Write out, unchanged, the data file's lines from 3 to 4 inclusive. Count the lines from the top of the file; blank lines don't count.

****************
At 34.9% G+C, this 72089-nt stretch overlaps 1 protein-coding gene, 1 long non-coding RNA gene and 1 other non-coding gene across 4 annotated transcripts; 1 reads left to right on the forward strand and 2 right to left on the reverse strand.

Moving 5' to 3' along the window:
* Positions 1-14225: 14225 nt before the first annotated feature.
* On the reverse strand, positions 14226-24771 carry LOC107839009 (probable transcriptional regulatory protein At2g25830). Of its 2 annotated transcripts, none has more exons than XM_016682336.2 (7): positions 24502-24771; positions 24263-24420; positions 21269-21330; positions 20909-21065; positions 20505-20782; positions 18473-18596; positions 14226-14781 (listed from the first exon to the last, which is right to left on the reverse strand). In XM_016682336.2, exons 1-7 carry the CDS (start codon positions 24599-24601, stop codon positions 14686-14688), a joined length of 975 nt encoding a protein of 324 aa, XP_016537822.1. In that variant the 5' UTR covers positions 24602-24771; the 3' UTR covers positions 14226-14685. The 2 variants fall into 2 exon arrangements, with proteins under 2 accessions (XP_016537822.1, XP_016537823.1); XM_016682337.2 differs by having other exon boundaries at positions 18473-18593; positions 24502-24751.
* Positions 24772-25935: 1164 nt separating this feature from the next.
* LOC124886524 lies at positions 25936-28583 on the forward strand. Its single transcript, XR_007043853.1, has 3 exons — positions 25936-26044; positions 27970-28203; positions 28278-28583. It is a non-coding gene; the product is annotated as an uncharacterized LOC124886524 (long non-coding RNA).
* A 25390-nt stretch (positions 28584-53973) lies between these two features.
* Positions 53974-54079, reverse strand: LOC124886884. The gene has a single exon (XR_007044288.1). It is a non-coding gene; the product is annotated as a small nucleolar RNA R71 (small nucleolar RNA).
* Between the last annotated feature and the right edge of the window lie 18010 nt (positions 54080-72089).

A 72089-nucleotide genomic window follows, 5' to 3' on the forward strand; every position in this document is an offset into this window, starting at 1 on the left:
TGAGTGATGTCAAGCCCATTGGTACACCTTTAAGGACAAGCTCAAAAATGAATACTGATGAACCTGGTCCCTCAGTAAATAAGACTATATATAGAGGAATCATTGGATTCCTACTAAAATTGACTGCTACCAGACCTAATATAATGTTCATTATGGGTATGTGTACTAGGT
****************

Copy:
* Positions 1-14225: 14225 nt before the first annotated feature.
* On the reverse strand, positions 14226-24771 carry LOC107839009 (probable transcriptional regulatory protein At2g25830). Of its 2 annotated transcripts, none has more exons than XM_016682336.2 (7): positions 24502-24771; positions 24263-24420; positions 21269-21330; positions 20909-21065; positions 20505-20782; positions 18473-18596; positions 14226-14781 (listed from the first exon to the last, which is right to left on the reverse strand). In XM_016682336.2, exons 1-7 carry the CDS (start codon positions 24599-24601, stop codon positions 14686-14688), a joined length of 975 nt encoding a protein of 324 aa, XP_016537822.1. In that variant the 5' UTR covers positions 24602-24771; the 3' UTR covers positions 14226-14685. The 2 variants fall into 2 exon arrangements, with proteins under 2 accessions (XP_016537822.1, XP_016537823.1); XM_016682337.2 differs by having other exon boundaries at positions 18473-18593; positions 24502-24751.